Suzanne Fields

Ann McElhinney's low-budget documentary refuting the global warming hype and hysteria arrives in Washington just in time to break Al Gore's crystal ball. "Not Evil Just Wrong," the feature-length film she made with her husband Phelim McAleer, coolly reveals how Al's disguise of hot fanaticism as cold fact arrives as the Senate begins to gear up for debate on "climate change" legislation.

"We know you can't teach religion in school," McElhinney says. "But there is a religion being enforced, a green religion."

Her film illustrates just how schoolchildren have been indoctrinated with fear, loathing and foreboding, as Al's film attempts to recruit them as tiny prophets of doom. Her camera shows children in Northern Ireland describing how the sea level rises when the ice caps melt and polar bears drown. "It may (happen) here, and we will all die," says a little girl on the verge of tears, trying hard to look as though she understands what she has been taught. Pipes up an earnest little boy: "And most of us can't even swim."

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The emotional abuse of the children in the film, first shown to an audience the other night at the Heritage Foundation, illustrates the frightening tactics employed by certain environmental groups.

President Obama joins the hysteria from time to time, as in his doomsday remarks in September at the economic summit in Pittsburgh: "Rising sea levels threaten every coastline. More powerful storms and floods threaten every continent. More frequent droughts and crop failures breed hunger and conflict in places where hunger and conflict already thrive. On shrinking islands, families are already being forced to flee their homes as climate refugees ... the time we have to reverse this tide is running out."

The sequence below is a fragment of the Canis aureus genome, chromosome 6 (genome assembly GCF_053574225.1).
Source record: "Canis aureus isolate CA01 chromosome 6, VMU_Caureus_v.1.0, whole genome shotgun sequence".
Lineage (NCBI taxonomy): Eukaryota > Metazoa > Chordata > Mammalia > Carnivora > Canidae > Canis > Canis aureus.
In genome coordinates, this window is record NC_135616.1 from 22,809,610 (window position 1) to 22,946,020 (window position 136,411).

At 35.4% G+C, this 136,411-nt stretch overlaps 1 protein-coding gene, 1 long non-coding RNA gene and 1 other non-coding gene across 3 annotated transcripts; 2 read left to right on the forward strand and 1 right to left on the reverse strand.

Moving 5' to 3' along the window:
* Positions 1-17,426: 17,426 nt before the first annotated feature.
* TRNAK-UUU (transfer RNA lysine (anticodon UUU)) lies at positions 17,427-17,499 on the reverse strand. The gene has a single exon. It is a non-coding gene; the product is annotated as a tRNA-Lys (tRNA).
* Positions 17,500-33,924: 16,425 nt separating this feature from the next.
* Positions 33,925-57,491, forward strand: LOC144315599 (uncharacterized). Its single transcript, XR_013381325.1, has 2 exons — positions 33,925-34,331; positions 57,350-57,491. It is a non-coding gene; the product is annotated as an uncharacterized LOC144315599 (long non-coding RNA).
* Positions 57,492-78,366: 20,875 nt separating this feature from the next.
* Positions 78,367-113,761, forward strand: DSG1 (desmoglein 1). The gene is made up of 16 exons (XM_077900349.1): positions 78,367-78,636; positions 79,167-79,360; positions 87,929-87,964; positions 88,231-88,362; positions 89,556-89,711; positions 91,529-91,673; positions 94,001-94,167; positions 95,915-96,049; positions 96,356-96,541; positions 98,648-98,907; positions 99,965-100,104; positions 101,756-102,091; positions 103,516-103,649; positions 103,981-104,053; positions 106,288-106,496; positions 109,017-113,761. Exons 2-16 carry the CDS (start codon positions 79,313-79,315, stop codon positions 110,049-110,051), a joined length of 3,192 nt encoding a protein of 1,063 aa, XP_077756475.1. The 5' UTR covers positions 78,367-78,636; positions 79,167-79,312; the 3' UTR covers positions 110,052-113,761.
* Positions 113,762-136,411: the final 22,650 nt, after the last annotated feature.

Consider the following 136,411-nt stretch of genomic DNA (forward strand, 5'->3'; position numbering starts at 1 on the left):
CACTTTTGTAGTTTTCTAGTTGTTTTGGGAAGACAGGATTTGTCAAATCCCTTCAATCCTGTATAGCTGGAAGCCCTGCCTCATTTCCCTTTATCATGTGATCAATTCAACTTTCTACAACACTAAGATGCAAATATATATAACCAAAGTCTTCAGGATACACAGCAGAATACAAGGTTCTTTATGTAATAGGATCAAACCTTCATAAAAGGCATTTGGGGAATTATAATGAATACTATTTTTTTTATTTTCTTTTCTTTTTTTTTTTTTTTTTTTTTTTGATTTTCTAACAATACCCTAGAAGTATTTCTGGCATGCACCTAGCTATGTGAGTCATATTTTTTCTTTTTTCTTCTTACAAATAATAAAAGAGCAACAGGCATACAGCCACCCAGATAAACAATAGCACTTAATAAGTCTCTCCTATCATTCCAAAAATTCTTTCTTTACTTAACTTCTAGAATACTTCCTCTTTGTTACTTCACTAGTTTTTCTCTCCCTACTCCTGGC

But lately even some environmentalists think the facts, like the children, have been abused by the politics of what now must be called "climate change," since the globe is inconveniently cooling, not warming. Gerd Leipold, a leader of Greenpeace, defends the tactic of "emotionalizing issues" to get public attention, but concedes that mistakes were made, as in the claim that Arctic ice will disappear by 2030.


Suzanne Fields

Suzanne Fields is currently working on a book that will revisit John Milton's 'Paradise Lost.'

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